Once you know students’ learning needs and know what to look out for, you can tailor the message you want to deliver to the students. As you read through the students’ assignment, you will start formulating that one thing that you want your students to work on- It could be about improving spelling, it could be about learning how to organize the ideas, it could be about just handing in the work on time- You will have that one message to bring across to each student. And you know what- that is probably what is needed for a start. Then, you can also see if the student has managed to overcome an earlier challenge or if he/she needs a different kind of support. So in this case, the feedback could be seen as continuation of the previous feedback.

Now, some students could be way ahead, and you may realize that giving them detailed or extensive feedback is useful. In that case, go ahead and give them a detailed feedback. On the other hand, you may have a student who seems clueless. It may actually be better to meet up with the student in person and discover his/her needs and help him/her in their learning journey.


Timely feedback is important if we want the feedback to be meaningful. I have discussed this in one my comments earlier.

Giving back a feedback 2 weeks after assignment could mean that the students have forgotten about the assignment.  The longer we take to hand back the feedback, the likely chance that students could be more distant to the assignment. Hence the feedback may not be helpful when it is after an extended period of time. If there is an opportunity to discuss the feedback with the students, it would be even better. We could start with those who really need the help or who seem to be proactive in reaching out and seeking help.

Another aspect of promptness could be in the way we give/write down the feedback. We don’t need to wait till the end of the assignment to give a feedback summary. We could give the feedback in the margins as we mark. This immediacy in feedback will help students to learn as they scroll through the marked assignment.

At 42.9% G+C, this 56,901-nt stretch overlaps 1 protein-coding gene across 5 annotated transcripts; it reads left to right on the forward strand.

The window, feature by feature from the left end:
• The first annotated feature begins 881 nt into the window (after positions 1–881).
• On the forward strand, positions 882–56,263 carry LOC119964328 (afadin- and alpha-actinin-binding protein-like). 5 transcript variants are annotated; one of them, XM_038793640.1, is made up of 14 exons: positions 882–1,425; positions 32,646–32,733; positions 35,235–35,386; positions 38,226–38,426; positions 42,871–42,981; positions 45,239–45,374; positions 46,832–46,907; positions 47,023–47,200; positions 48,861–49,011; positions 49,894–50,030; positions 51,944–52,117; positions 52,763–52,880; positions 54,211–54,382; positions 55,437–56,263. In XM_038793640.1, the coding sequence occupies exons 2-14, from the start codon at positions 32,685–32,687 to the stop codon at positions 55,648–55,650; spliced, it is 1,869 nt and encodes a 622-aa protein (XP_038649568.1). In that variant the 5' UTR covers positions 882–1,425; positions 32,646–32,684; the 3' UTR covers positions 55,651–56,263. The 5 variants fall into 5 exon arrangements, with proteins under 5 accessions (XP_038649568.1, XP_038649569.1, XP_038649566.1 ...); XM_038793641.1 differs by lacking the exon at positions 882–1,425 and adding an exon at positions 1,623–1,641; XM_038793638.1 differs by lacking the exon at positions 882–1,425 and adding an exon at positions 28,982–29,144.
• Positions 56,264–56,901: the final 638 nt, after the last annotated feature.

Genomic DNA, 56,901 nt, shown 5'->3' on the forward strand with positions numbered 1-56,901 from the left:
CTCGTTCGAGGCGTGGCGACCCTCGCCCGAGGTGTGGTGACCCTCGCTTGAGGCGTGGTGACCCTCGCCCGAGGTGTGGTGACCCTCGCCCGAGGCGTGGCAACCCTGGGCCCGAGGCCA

One last question we will discuss today is how to provide the feedback- should we be honest? And tell the student that the work was bad? Well, we should be honest- but we do not have to be brutal. Telling the student that the work was bad does not help the student- It does not motivate the student. And it does not bring the student to the next level. If the student had known how to work on what he had to, he/she would have most likely done that already! If  we as teachers think that the issue is that of attitude, then that is what we should be working on (and not the assignment).

Telling the student to change the attitude is probably not going to be as effective as understanding the reasons for the attitude. I can hear some saying that “But, it is too time consuming.”  Yes, I agree with you. Hence it is important to identify the real problem/issue in providing feedback. Otherwise it becomes a case of giving the right medicine for the wrong sickness. Also, we need to ask if symptomatic treatment is sufficient or the diagnosis and treatment of root cause is needed. In this process, we may realize that we may not be able to treat the situation at our end!

Now, is it possible to provide a honest feedback that is motivating? My answer will be “yes, if the feedback is objective and in positive tone using encouraging words.” In providing constructive feedback, we can outline what was good, why it was good, what could be improved and how it could be improved, instead of just focusing on what needs to be improved. And remember to focus on the assignment – the feeback is on the assignment – not the student.

One way of packaging the comments is using the sandwich priciple of starting with what was good in the assignment and why, followed by what needs to be improved and how to improved, finishing off with the overall comments in encouraging words.

And yes, even if students had done well, it will be helpful to let the student know why the work was excellent.

So here is a quick summry of the various points discussed in providing feedback.

Before you start

  • Know your students’ learning needs
  • Know what is expected in the assignment – assigment rubrics/ learning outcomes (not mentioned but assumed this to be true)
  • Ensure feedback is timely

As you mark and write your feedback

  • Address student’s learning needs
  • Addess the real issue
  • Focus on the assignment (not the student)
  • Start with one key aspect that needs improvent
  • Provide feedback in context
  • Provide honest feedback
  • Provide objective feedback (outline the strength and the weakness)
  • Explain
  • Show students how to improve
  • Be positive
  • Use Sanwich principle

If you have any other suggestions, do share with us 🙂


Posted by on June 22, 2011 in Effective teaching, Providing Feedback